The tricks of training camp according to Chael Sonnen

The concept of ‘peaking’ is vital in sports. Learning how to train at what period of time is as important as the way an athlete trains.

In team sports, it’s often not the club that dominates the first part of the season or the middle stretches – but the club that heads into the post-season on a roll. Teams try to manufacture their training regime, their practice schedules, workouts etc. to ensure everyone is clicking physically and mentally.

Individual sports are no different. Chael Sonnen, in a wide-ranging interview with Jonathan Snowden of Bleacher Report mentions how his own training camps have often peaked too soon and left him frustrated heading into fights.

Sonnen used conversations he had after a training session with Georges St. Pierre to highlight this point, specifically in regard to GSP’s experiences with legendary boxing coach Freddie Roach. GSP told him that Roach noticed his prized pupil, Manny Pacquiao, was a fighter who trained everyday, so he was at his peak five or six weeks into an eight-week camp and then would decline. GSP altered his training camp as a result of his work with Roach.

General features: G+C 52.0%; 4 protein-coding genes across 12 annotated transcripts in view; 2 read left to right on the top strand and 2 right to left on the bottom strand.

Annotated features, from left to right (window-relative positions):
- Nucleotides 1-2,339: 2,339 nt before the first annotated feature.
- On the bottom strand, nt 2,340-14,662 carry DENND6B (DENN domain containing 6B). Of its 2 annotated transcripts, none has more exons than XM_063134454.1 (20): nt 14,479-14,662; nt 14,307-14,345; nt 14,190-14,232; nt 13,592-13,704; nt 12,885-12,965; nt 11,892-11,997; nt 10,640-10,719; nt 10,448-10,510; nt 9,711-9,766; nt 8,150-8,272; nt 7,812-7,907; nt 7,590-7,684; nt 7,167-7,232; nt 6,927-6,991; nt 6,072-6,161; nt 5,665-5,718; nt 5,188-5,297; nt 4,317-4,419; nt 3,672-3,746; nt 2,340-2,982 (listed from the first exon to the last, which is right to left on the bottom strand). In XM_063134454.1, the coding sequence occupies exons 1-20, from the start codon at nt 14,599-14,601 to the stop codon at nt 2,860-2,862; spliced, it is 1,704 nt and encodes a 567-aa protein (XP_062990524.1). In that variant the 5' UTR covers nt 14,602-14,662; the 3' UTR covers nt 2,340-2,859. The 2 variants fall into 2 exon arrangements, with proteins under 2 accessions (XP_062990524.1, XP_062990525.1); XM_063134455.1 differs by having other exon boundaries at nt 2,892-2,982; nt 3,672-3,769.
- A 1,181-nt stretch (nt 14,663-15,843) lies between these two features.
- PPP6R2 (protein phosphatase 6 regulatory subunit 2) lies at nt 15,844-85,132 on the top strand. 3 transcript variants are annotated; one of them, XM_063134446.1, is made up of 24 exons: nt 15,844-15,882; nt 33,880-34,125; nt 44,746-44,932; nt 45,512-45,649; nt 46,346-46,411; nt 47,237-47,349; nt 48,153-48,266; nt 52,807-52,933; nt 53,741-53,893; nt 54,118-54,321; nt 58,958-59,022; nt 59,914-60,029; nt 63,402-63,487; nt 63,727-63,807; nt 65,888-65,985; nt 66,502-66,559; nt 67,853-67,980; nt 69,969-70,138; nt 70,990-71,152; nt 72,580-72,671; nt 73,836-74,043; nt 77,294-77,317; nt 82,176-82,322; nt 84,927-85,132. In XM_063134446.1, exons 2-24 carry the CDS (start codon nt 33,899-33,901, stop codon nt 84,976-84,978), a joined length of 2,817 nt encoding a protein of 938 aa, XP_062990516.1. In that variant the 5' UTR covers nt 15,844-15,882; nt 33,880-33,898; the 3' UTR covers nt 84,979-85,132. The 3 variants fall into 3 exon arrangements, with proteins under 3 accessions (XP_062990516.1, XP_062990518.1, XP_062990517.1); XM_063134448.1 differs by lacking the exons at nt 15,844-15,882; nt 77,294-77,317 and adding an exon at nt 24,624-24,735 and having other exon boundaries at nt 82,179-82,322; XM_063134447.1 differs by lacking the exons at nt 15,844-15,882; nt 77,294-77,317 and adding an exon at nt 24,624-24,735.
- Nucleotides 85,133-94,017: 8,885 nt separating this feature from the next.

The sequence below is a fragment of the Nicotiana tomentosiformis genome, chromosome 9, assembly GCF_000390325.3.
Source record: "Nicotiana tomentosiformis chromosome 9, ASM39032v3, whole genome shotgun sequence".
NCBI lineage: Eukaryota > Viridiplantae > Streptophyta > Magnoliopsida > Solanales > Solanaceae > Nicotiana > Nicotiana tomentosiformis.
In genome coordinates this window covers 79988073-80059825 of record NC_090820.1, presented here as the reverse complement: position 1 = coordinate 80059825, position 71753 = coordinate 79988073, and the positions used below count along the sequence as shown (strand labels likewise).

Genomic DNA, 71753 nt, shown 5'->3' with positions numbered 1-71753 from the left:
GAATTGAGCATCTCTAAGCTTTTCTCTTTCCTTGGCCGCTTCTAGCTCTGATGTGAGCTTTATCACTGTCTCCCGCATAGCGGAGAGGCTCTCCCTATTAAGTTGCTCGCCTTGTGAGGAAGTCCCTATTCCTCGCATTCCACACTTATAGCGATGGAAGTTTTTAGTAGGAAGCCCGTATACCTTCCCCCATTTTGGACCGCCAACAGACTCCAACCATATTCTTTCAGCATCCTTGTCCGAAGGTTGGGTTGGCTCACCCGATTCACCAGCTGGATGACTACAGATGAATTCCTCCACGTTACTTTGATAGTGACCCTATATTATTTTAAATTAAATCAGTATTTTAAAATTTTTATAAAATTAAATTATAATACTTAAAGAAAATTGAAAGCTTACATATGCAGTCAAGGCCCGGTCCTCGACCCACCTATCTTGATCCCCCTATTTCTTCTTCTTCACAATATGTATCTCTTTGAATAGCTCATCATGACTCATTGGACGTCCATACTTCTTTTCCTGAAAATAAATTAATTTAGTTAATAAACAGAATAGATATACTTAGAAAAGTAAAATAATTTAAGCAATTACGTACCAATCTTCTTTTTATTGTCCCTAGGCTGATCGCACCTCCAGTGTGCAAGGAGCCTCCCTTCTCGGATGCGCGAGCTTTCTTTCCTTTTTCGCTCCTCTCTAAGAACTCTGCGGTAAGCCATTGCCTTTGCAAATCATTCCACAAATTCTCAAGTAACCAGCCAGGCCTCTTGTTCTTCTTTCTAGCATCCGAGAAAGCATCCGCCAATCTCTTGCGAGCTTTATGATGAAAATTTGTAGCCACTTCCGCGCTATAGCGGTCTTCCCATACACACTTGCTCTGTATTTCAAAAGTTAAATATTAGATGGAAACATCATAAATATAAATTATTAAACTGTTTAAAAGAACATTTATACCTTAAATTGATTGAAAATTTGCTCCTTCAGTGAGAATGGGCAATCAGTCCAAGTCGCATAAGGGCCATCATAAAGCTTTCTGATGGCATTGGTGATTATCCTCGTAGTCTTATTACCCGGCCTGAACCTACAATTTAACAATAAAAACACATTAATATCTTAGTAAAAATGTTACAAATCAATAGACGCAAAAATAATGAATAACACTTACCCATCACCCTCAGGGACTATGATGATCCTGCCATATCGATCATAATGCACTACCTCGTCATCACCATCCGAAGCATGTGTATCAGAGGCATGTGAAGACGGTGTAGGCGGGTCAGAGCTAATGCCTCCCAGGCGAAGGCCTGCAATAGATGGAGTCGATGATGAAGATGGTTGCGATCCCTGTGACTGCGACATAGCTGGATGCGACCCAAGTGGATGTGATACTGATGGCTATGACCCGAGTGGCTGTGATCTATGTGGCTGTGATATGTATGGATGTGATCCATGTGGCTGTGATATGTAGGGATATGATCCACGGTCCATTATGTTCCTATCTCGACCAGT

Sonnen has not made the same adjustments yet – the conversation with GSP came during his current training camp for the Rashad Evans bout – but noticed he had similar problems as Pacquiao, in which he would peak too soon. In fact, Sonnen says it’s the reasons he often volunteers for short-notice fights.

“…when there is a short-notice fight, I always raise my hand. I always say, “I’ll do it.” And I always get all this credit. All this street cred for being such a tough guy who’s willing to fight at any time. But the reality is, I do it out of selfishness. I believe I’ll be better if I take it on short notice.”

Clearly, training regimes are different for everyone. Some fighters probably feel they do better with long camps while some prefer short. Some fighters want higher intesnity while others want less. Sonnen is one of the more cerebral fighters in the game and knows that the way one trains will always fluctuate and change.

“As soon as you think you’ve got it all figured out, it changes with age. You get a little bit older and that number of workouts, that number of days in training, changes. So there’s no perfect answer.”



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